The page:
Here, SLP's ace Tony Kalpach is seen removing one of the two motor mount brackets for acce
As with most header installations, the spark plugs and oil dipstick tube are a few of the
SLP's stainless steel ceramic-coated (inside and outside) 1-5/8-inch front header offers l
Here, you can see the size difference in the flange area where the exhaust enters the head
After baselining our GT once again, we moved to the installation room to install the SLP headers. It took roughly 611/42 hours for SLP's Tony Kalpach and myself to hang them. Unfortunately, our GP came equipped with the California air pump package, requiring the air tube and flange to be welded to the rear header (thanks, Ken Estelle). Our 3800 happened to be only the second application in many installations that SLP has seen with the smog pump. As most 3800s don't have the smog pump, hard-core gearheads with decent hand tools, a floor jack, and jackstands should be able to bolt-up SLP's headers in about a day's time.
Once strapped down to the dyno with the new headers, front pipe, and high-flow cat in place, the SLP guys informed us this was the first nonsupercharged V-6 to test their tubes. Director of Engineering Brian Reese mentioned they have seen as much as a 29hp increase on blown applications. After spinning the rollers, we were pleased to learn we picked up 20 hp on our natural six. SLP's headers clearly kicked butt! No doubt, the previous intake and exhaust mods from Part I contributed to the header's performance.
In search of a few more horses, we attended to the cooling system. The 3800 retards the timing a few degrees when the coolant rises over 195 degrees. On all our previous dyno pulls, the coolant temp was between 201 and 212 degrees. We backed off the dyno and headed back to the installation room to drain the coolant to install the SLP 180-degree thermostat (PN 100180, $17.95). The radiator was filled with straight distilled water and a bottle of Redline WaterWetter (it was August and over 90 degrees outside). Next, SLP's fan-control switch (PN 63013, $69.95) was installed. The switch features three positions-manual low, high speed, and stock.
We positioned the fan switch on manual low for the GP's return to the rollers. On back-to-back dyno pulls, the coolant temp ranged from 180 to 190 degrees. As you can see, the coolant change, the 180-degree thermostat, and the fan switch lowered the temperature an average of 21 degrees. SLP's SuperFlow dyno computer showed us the knock retard sensor didn't retard the timing, and we were rewarded with 2 extra horsepower for our efforts.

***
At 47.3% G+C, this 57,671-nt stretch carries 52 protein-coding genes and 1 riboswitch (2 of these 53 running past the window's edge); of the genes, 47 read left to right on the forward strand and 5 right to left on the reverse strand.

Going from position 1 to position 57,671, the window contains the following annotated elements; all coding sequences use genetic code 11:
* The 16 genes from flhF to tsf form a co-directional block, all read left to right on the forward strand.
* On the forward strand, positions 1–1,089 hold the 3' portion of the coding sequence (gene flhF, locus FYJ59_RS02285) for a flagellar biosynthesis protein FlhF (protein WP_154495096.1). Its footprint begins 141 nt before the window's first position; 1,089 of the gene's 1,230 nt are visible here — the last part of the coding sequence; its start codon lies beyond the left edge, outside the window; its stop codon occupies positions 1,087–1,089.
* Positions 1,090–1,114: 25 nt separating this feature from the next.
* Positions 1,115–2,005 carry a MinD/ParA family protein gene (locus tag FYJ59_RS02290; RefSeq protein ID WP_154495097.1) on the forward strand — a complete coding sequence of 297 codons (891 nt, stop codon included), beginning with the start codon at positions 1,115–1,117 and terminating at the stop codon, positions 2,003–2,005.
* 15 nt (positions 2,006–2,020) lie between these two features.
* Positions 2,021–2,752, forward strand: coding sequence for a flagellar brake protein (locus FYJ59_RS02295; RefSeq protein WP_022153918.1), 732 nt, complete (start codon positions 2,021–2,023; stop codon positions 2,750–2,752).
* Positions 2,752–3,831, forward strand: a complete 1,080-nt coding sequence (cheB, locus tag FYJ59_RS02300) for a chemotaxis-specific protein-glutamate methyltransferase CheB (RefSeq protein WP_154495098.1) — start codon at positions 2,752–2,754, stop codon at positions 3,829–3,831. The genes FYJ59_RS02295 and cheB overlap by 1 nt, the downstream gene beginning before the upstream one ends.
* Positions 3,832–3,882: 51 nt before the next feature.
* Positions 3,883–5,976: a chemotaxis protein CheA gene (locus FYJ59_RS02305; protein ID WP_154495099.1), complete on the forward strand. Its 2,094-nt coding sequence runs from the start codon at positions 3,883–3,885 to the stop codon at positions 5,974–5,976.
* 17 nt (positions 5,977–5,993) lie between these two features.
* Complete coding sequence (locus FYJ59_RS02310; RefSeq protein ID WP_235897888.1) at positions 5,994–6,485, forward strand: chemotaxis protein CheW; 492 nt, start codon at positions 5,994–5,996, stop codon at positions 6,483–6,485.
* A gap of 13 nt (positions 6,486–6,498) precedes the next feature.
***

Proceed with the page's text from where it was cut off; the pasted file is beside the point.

With the newfound power, we were anticipating gas mileage gains. Happily, after many mileage checks, we noted another mile to the gallon. The added mileage was recorded on the same 180-mile round trip (70 mph, A/C on with three passengers). Here's the breakdown of the recorded highway mileage statistics-stock, 25.4; Part I, 28.2; and Part II, 29.1 mpg. Around town also showed increased mileage, stock was 17-19 mpg; now we're seeing 20-22 mpg.
- After all that dyno testing, we wanted to see how quickly the thrifty six could go down the quarter-mile. But getting the car from my busy wife is tough-the GP is our only car.
We have witnessed many bone-stock 3800 GP GT's running mid to low 16s-we're expecting to go a second faster. Tune in next time as we take the Pontiac from my wife and go strip test it!
Test Notes: Air inlet temp at the airbox in the dyno room averaged 108 degrees F for all tests Baseline conditions: 86 degrees, 52 percent humidity, 29.91 barometer Part I after-mods conditions: 90 degrees, 49 percent humidity, 29.85 barometer Coolant temp was 201-212 degrees F during baseline and Part I after mods testing Part II after-mods conditions: 91 degrees, 58 percent humidity, 29.81 barometer Coolant temp was 180-190 degrees F during Part II after-mods testing